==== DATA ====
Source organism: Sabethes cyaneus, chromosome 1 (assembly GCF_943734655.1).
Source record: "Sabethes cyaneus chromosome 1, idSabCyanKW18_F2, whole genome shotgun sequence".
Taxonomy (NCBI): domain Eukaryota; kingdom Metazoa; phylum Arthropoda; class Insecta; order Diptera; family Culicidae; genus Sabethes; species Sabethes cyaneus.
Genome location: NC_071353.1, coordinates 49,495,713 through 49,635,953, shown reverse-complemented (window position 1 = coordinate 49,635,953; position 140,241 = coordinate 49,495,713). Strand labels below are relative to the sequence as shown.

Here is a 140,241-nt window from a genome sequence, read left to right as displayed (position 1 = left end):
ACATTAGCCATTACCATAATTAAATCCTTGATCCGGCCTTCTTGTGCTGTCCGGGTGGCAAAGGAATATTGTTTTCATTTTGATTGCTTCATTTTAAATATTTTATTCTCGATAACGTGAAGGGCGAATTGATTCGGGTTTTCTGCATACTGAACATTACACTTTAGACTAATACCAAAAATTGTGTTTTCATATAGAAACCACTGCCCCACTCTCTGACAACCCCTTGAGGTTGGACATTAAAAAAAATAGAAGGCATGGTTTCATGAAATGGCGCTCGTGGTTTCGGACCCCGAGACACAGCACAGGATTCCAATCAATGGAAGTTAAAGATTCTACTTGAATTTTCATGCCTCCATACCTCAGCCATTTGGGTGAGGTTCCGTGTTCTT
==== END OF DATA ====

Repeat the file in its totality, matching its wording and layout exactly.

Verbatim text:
Source organism: Sabethes cyaneus, chromosome 1 (assembly GCF_943734655.1).
Source record: "Sabethes cyaneus chromosome 1, idSabCyanKW18_F2, whole genome shotgun sequence".
Taxonomy (NCBI): domain Eukaryota; kingdom Metazoa; phylum Arthropoda; class Insecta; order Diptera; family Culicidae; genus Sabethes; species Sabethes cyaneus.
Genome location: NC_071353.1, coordinates 49,495,713 through 49,635,953, shown reverse-complemented (window position 1 = coordinate 49,635,953; position 140,241 = coordinate 49,495,713). Strand labels below are relative to the sequence as shown.

Here is a 140,241-nt window from a genome sequence, read left to right as displayed (position 1 = left end):
ACATTAGCCATTACCATAATTAAATCCTTGATCCGGCCTTCTTGTGCTGTCCGGGTGGCAAAGGAATATTGTTTTCATTTTGATTGCTTCATTTTAAATATTTTATTCTCGATAACGTGAAGGGCGAATTGATTCGGGTTTTCTGCATACTGAACATTACACTTTAGACTAATACCAAAAATTGTGTTTTCATATAGAAACCACTGCCCCACTCTCTGACAACCCCTTGAGGTTGGACATTAAAAAAAATAGAAGGCATGGTTTCATGAAATGGCGCTCGTGGTTTCGGACCCCGAGACACAGCACAGGATTCCAATCAATGGAAGTTAAAGATTCTACTTGAATTTTCATGCCTCCATACCTCAGCCATTTGGGTGAGGTTCCGTGTTCTT